GRACE: Well, Jane, if I were the prosecutor in this care I would take each piece of physical evidence, as I did when I was prosecuting, and break it down for every single thing it could show the jury.

Now, if you take a look at this particular finger print, you couldn`t have asked for a better fingerprint to be on the deadly Propofol bottle. Why? If Conrad Murray is right-handed, this had -- it was the left index finger -- this shows he picked up the bottle with his left hand, turned it upside down and then did the medical fiddling with it to put it in the saline bag. This puts him in my mind -- it is just like having a fingerprint on a loaded gun.

And if I were the prosecutor in this case, I would act this out for the jury in closing arguments, all interpreted by that one single fingerprint.

And you know what, Jane; I`ve had it up to here with everyone attacking the coroner`s investigator, the CSI, Alyssa Fleak (ph). Yes, she made a mistake and it is putting the state in jeopardy, but what everyone is not remembering is this, it is the autopsy report. If she didn`t take a single picture this would speak for itself. It says the cause of death is acute Propofol intoxication. It also says that Jackson did not self- administer. That lays the blame clearly on Conrad Murray.

Now, is Alyssa Fleak helping anybody? No. She has really caused a huge torpedo to the state, but it is not something they cannot overcome.

VELEZ-MITCHELL: And to your point, no Michael Jackson fingerprints were found on the items, the medical items in his immediate vicinity. What does that tell you?

GRACE: Well it tells me he did not self-inject. Now the defense is bringing up another defense that the state is going to have to tackle, but surely they saw it coming. You know, part of putting on a good case for the state is a pre-emptive strike. To anticipate what the defense is going to do and to knock it out of the park before they even get a chance to speak.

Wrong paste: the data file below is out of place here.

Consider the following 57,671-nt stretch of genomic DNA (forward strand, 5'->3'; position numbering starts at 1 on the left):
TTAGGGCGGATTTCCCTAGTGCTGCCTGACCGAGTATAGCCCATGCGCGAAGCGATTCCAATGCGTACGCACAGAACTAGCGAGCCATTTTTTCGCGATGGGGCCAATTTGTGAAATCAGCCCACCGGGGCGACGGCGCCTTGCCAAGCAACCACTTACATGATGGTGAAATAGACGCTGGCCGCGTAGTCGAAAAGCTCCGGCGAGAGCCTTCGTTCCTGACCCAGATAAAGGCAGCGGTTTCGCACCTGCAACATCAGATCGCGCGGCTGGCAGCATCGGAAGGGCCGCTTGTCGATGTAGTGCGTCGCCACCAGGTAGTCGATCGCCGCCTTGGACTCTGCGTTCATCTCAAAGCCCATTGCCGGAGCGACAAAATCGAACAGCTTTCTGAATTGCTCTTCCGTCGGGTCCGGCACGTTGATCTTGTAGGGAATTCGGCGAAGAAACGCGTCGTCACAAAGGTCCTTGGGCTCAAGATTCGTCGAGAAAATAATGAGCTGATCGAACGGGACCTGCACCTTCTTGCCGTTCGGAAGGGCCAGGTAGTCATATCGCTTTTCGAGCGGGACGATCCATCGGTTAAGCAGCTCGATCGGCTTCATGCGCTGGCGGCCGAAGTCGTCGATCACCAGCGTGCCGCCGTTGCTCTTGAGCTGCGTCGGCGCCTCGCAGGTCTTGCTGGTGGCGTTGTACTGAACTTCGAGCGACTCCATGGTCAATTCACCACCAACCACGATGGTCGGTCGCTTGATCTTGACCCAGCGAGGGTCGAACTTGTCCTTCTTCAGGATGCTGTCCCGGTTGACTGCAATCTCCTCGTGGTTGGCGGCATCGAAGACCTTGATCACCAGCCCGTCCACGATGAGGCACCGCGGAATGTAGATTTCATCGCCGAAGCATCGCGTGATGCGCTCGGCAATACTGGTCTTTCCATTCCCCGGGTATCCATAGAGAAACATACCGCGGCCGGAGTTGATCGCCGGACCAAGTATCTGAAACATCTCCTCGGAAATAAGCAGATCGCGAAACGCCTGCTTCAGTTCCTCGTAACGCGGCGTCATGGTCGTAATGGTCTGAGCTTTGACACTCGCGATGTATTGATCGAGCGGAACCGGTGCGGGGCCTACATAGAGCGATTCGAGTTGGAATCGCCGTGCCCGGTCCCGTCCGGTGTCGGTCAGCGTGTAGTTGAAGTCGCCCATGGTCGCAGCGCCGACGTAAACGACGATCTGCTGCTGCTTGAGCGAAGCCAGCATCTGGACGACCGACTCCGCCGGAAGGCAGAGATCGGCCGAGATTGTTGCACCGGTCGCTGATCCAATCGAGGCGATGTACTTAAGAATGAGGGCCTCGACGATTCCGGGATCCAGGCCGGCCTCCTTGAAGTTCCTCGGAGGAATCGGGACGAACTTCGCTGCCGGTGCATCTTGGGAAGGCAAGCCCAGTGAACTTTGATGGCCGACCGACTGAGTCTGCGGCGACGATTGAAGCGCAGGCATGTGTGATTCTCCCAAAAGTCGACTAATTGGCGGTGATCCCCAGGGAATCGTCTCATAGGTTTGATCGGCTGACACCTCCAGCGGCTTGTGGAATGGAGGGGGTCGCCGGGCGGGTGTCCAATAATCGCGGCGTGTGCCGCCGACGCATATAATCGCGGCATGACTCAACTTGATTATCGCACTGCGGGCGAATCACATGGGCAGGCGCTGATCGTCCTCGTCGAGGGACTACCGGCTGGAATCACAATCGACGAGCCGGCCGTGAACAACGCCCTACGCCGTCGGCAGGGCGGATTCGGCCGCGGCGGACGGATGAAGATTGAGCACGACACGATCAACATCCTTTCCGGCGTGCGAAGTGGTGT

The state has the advantage of going first. We know that the defense is going to claim because Alyssa Fleak screwed up, -- there`s really no other way to put it -- she did not seize that orange juice container beside the bed, the defense is going to use that to their advantage. They are going to say Jackson ingested Propofol from the orange juice container.

Now, what the state`s got to do to battle back against that, to strike back is to reinforce the theory of Jackson`s body assimilating the Propofol into his stomach and to show that`s how Propofol got in his stomach, not through the orange juice container. And let me point out, in his stomach, there was no orange juice. So, that`s something the state can use to battle back against the defense theory.

VELEZ-MITCHELL: Now, I have to tell you that a lot of Jackson fans and friends of Michael Jackson, childhood friends, very distraught over things that are being revealed during this trial. The photo of him dead, all the talk of his urine and the condom catheter and they are asking, is it worth it, given that the max that Dr. Conrad Murray can get, four years behind bars, they are wondering, why is this even happening? Is this justice for Michael Jackson? Your thoughts on that.

VELEZ-MITCHELL: Well, I tell you, Jane, I had to prosecute a lot of murder cases in which the victims were left in horrible, horrible shape. The crime scene photos were shocking. They were upsetting. I would try to get the victim`s family out of the courtroom before they were introduced. They were even upsetting to me and I have seen so many murder scenes and autopsies, I can`t even count them.